This volume on medical tourism includes contributions by anthropologists and historians on a variety of health-seeking modes of travel and leisure. It brings together analyses of recent trends of "medical tourism", such as underinsured middle-class Americans traveling to India for surgery, pious Middle Eastern couples seeking assisted reproduction outside their borders, or consumers of the exotic in search of alternative healing, with analyses of the centuries-old Euro-American tradition of traveling to spas. Rather than seeing these two forms of medical travel as being disparate, the book demonstrates that, as noted in the introduction ‘what makes patients itinerant in both the old and new kind of medical travel is either a perceived shortage or constraint at ‘home’, or the sense of having reached a particular kind of therapeutic impasse, with the two often so intertwined that it is difficult to tell them apart. The constraint may stem from things as diverse as religious injunctions, legal hurdles, social approbation, or seasonal affliction; and the shortage can range from a lack of privacy, of insurance, technology, competence, or enough therapeutic resources that can address issues and conditions that patients have. If these two intertwined strands are responsible for most medical tourism, then which locales seem to have therapeutic resources are those that are either ‘natural,’ in the form of water or climate; legal, in the form of a culture that does not stigmatise patients; or technological and professional, in the form of tests, equipment, or expertise, unavailable or affordable at home; or in the form of novel therapeutic possibilities that promise to resolve irresolvable issues’.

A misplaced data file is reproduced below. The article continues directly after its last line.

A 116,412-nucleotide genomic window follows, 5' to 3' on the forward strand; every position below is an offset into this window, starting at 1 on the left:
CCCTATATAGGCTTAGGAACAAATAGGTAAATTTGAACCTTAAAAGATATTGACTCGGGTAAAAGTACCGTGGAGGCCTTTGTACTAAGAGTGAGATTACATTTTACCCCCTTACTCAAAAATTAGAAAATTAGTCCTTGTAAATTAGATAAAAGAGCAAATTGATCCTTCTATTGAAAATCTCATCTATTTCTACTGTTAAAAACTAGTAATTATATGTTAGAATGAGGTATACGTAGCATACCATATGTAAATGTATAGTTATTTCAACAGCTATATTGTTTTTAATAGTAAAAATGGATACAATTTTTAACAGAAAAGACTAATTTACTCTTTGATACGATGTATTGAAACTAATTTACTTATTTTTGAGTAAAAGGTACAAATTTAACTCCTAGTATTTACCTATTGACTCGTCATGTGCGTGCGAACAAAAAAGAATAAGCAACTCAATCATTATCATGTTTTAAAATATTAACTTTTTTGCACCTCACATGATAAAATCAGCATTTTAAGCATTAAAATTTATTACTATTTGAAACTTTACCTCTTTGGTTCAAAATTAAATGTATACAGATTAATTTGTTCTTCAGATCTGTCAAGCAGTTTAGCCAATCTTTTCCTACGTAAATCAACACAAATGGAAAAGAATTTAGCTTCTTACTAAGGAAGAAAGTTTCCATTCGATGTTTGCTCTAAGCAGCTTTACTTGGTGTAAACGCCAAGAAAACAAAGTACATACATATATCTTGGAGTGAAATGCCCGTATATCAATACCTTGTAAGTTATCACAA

This book was originally published as a special issue of Anthropology & Medicine.
Table of Contents
1. Introduction: Healing holidays? Itinerant patients, therapeutic locales and the quest for health Harish Naraindas and Cristiana Bastos 2. Taking the (southern) waters: science, slavery, and nationalism at the Virginia springs Lauren E. LaFauci 3. Seeking ‘energy’ vs. pain relief in spas in Brazil (Caldas da Imperatriz) and Portugal (Termas da Sulfúrea) Maria Manuel Quintela 4. From sulphur to perfume: spa and SPA at Monchique, Algarve Cristiana Bastos 5. Health tourism in a Czech health spa Amy R. Speier 6. Of relics, body parts and laser beams: the German Heilpraktiker and his Ayurvedic spa Harish Naraindas 7. Globalization and gametes: reproductive ‘tourism,’ Islamic bioethics, and Middle Eastern modernity Marcia C. Inhorn 8. Affective journeys: the emotional structuring of medical tourism in India Harris Solomon 9. Selling medical travel to US patient-consumers: the cultural appeal of website marketing messages Elisa J. Sobo, Elizabeth Herlihy and Mary Bicker 10. Afterword: Historical reflections on medical travel George Weisz
Harish Naraindas is Associate Professor at Jawaharlal Nehru University, India, Adjunct Associate professor at the University of Iowa, USA, and was Joint-appointments Professor (2008-12), South Asia Institute, University of Heidelberg, Germany. His latest publication is the co-edited book, Asymmetrical Conversations: Contestations, Circumventions and the Blurring of Therapeutic Boundaries.
Cristiana Bastos is Senior Research fellow at the Institute of Social Sciences, University of Lisbon, Portugal, held visiting professorships at Brown and UMass Dartmouth, USA, and authored books and articles on health, science, colonial medicine, migration, displacement; her upcoming volumes are on Goa and on race and migration in New England.